Update: This post is showing trends for 2022 and if you’re interested in reading about the digital analytics trends for 2023, check out the latest post.
MeasureSummit has quickly become the key event in the digital analytics calendar. But for busy business and marketing leaders it’s not always easy to keep up with events like this.
Worry not. I’ve watched all 30 expert sessions of MeasureSummit 2021 to bring you the key takeaways. I’ve distilled them to deliver the most relevant information for making not just marketing, but also company-wide decisions. You can go ahead and use these trends when shaping your sales growth and customer success digital strategy for 2022 and beyond.
If you didn’t have the time to attend the full event this year, this post should help you take notice of the latest strategies and tactics. It can also pinpoint the talks you may want to revisit should you still have access to the speaker sessions.
So what precious nuggets can you expect from this post?
The 2022 marketing landscape is heavily shaped by the gradual transition out of Covid lockdowns and the uncertainty that comes with it. With many more transactions and customer relationships happening online than in the past, there is more pressure on marketing to become revenue generating. There is more need for previously siloed and disjointed departments to start working together and drive tangible growth.
I’ve excitedly watched all the sessions, getting both inspiration and encouragement. At Business Ahead we follow our proven framework for helping companies to become data-driven. But we don’t stand still. We constantly refine our processes in line with the most recent industry developments. Learning from fellow web analytics and digital marketing specialists is a key element of making our work deliver amazing results for our clients.
I pinpointed five trends that are likely to make an impact on your decision-making in 2022. Then, I identified the specific actions you may want to include in your planning. The learnings from the latest MeasureSummit will hopefully inspire you too when choosing the activities to focus on in the coming year.
What was MeasureSummit 2021?
MeasureSummit 2021, held from 28th September to 1st October 2021, was a one-of-a-kind meet-up of experts in the fields of web analytics and digital marketing. All the talks were centered around using data for optimising experiences for web users.
The event was held virtually, which allowed thousands of analytics and marketing enthusiasts to join from all over the world.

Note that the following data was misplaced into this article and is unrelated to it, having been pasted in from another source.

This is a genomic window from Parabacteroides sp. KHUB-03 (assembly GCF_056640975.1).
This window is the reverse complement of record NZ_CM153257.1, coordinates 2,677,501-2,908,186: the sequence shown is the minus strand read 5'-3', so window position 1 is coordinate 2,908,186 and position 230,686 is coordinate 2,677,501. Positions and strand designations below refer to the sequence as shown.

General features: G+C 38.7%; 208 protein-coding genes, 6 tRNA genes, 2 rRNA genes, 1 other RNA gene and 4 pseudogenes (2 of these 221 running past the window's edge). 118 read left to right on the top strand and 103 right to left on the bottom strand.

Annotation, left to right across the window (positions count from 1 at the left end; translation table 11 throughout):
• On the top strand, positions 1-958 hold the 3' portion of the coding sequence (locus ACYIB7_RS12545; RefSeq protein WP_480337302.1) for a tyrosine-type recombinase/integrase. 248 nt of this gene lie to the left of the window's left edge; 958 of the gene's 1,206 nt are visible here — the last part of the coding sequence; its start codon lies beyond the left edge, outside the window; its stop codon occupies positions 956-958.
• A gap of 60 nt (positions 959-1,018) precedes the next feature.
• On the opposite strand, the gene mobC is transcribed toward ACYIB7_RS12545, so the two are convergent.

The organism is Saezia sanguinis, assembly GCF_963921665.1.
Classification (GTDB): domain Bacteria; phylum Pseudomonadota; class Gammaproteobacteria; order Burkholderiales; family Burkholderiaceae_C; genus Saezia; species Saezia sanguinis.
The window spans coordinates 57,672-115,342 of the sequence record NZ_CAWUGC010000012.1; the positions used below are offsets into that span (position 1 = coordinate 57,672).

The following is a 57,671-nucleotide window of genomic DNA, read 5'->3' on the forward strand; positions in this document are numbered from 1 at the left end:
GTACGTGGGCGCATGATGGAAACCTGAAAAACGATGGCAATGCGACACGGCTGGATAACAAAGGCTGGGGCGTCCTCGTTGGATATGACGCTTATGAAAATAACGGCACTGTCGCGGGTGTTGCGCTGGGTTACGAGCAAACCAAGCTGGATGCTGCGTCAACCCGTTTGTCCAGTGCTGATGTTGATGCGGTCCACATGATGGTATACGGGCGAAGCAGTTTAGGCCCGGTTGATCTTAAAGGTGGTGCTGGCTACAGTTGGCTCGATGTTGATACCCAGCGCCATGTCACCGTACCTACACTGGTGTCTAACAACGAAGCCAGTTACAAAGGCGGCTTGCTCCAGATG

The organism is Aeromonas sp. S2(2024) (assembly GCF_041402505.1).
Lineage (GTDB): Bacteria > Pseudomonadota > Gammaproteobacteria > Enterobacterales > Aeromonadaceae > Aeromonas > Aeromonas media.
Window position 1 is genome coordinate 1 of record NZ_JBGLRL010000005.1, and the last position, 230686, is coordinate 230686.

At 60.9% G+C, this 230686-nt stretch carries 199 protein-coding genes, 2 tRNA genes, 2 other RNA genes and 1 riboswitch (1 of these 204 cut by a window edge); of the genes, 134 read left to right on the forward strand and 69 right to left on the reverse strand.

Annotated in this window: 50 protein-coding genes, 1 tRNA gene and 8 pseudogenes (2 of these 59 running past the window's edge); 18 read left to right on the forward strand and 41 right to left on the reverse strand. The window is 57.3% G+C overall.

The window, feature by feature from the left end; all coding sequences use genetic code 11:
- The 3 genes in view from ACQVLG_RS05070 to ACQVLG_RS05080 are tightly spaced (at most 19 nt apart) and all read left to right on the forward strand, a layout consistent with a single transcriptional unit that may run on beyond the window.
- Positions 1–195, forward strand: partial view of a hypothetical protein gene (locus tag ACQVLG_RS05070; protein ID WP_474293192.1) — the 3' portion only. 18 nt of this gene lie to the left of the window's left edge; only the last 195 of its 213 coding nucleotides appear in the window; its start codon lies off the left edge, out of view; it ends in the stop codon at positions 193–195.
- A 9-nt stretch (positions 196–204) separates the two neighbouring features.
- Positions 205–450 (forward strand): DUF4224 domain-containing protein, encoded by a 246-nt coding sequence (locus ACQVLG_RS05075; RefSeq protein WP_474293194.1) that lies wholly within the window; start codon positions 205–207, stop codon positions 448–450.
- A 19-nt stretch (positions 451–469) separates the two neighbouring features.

The summit was in its second year of running and included insights from widely respected digital analytics experts like Simo Ahava, Julius Fedorovicius, Stéphane Hamel and more.
In my last year’s review I concluded that I’d attend the event in 2021. Event organisers Julian and Mercer did not disappoint in delivering another fantastic meetup. This year, the event was even bigger, with the introduction of the second stage and even more speakers.
MeasureSummit is organised and run by well-known web analytics advocates and trainers Julian Juenemann and Chris Mercer.
Julian is the founder of MeasureSchool, a platform teaching its members all about tracking websites with Google Analytics and Google Tag Manager. He’s popular for his easy-to-follow tracking tutorials on YouTube.
Chris Mercer is the founder of MeasureMarketing.io, an authority in training people in measurement and enhancing their sales funnels. Chris has been a regular keynote speaker at analytics and optimisation conferences.
The top 5 digital analytics trends for 2022
All the talks related to data measurement, tracking, data management and website optimisation. Below are the key trends I’ll be delving into in this post:
- The new privacy landscape demands more respectful tracking.
- Website optimisation becomes even more customer-centric and contextual.
- Google Analytics 4 is gaining recognition as a viable analysis tool.
- Integrating and organising various data sources is essential for customer lifecycle insights.
- Communicating insights is the secret sauce for driving action.
The new privacy landscape demands more respectful tracking
Internet users are becoming more aware of how intrusive tracking solutions can be. And authorities and companies are responding to the increasing need for tracking transparency (I’m of course relating to phenomena like GDPR, CCPA, iOS14.5).
MeasureSummit 2021 speakers were debating whether marketers should fight or embrace these trends towards greater privacy controls for the users. They also had some tips worth following.
Embrace ethical user tracking
The consensus is that having a cookie management system is absolutely vital, so if you’ve not invested in one already, now is the time.